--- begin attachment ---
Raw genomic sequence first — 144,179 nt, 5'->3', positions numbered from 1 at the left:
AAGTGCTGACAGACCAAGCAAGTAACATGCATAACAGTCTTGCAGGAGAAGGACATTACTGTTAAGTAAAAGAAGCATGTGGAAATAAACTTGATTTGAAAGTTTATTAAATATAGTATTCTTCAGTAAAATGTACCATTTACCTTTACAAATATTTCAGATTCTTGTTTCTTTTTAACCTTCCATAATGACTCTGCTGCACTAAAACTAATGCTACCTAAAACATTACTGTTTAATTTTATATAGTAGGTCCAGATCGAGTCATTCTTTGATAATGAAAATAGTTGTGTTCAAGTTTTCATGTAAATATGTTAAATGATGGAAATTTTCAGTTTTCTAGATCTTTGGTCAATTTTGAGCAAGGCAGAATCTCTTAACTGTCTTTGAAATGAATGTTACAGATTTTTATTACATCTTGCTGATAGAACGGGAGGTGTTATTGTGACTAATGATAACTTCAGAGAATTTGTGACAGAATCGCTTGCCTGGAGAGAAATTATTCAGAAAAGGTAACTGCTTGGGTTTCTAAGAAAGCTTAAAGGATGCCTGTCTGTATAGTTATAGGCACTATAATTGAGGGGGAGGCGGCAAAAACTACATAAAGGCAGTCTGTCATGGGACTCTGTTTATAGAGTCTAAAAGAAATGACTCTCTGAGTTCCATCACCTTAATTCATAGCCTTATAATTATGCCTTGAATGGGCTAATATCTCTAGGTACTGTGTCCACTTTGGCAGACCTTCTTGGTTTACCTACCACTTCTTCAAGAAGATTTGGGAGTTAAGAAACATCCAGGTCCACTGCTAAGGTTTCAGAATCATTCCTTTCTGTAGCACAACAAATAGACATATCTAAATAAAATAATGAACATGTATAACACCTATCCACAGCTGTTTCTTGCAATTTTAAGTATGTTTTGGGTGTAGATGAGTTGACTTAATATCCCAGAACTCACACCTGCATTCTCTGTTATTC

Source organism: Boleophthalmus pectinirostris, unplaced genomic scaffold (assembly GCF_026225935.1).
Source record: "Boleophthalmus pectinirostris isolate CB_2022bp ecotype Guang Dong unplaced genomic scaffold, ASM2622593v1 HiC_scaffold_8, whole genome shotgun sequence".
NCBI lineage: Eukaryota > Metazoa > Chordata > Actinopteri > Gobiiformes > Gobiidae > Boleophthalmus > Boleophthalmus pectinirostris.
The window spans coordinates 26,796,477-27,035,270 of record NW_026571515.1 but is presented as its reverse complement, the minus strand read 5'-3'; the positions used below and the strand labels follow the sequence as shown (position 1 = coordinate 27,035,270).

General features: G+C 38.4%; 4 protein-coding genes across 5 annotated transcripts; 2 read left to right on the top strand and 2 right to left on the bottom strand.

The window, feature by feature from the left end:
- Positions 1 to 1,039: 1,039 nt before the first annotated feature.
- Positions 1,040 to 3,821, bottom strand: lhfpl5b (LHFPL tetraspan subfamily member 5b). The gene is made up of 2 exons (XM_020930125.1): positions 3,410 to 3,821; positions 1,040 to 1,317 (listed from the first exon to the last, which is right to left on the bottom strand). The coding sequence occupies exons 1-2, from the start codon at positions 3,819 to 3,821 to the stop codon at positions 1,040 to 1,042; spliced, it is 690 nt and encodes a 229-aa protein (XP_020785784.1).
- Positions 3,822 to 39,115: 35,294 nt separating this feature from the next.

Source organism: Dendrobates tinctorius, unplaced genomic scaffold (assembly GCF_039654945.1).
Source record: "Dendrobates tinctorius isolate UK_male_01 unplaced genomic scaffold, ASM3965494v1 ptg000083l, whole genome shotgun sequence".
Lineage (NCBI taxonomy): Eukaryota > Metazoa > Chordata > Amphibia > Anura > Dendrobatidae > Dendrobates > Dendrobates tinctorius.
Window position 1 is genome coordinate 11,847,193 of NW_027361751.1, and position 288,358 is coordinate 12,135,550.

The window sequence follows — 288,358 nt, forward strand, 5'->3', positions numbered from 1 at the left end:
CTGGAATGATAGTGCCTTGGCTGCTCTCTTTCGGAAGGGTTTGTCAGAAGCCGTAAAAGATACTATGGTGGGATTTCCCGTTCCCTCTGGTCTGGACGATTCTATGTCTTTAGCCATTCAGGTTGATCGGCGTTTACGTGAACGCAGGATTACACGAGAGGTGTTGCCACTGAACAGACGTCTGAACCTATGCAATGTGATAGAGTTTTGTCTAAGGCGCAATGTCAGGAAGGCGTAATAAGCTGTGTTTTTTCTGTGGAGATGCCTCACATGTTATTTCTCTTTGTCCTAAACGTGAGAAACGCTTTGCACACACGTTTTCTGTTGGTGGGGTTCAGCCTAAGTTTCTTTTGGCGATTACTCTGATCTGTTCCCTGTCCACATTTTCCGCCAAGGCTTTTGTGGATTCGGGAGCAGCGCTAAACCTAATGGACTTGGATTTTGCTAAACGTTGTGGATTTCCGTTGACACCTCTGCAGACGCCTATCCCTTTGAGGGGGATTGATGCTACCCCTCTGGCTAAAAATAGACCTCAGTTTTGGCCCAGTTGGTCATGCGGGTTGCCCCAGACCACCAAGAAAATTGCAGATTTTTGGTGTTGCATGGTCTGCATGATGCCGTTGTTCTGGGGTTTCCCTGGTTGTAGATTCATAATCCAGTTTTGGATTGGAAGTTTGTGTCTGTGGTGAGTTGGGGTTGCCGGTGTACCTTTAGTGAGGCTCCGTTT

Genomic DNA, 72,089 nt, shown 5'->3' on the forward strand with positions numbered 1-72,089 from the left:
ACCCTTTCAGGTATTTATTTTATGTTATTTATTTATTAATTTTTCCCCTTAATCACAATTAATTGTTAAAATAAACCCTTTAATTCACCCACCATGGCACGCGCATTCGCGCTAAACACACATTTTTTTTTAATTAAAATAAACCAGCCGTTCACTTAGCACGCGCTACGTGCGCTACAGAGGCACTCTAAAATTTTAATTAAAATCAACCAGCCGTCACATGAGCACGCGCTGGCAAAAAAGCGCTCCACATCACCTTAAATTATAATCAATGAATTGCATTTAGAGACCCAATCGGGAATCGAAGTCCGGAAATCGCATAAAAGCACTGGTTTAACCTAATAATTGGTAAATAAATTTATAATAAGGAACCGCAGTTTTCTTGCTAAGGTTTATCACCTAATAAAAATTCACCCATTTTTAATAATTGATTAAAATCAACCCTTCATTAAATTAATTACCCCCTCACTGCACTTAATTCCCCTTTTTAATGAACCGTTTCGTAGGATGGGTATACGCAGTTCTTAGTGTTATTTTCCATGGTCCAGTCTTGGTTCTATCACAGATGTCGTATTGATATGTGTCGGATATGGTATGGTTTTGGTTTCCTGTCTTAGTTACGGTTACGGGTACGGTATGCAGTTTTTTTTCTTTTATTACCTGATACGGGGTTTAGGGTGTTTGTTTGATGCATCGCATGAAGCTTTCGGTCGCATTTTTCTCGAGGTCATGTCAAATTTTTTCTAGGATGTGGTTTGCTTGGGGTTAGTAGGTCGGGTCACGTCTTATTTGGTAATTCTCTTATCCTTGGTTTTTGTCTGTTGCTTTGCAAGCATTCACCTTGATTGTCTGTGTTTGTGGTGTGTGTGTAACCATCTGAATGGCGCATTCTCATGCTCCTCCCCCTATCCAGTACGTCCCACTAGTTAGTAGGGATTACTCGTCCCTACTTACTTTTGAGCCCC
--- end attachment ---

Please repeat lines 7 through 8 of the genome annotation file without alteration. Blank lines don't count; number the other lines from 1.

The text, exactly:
General features: G+C 38.4%; 4 protein-coding genes across 5 annotated transcripts; 2 read left to right on the top strand and 2 right to left on the bottom strand.

The window, feature by feature from the left end: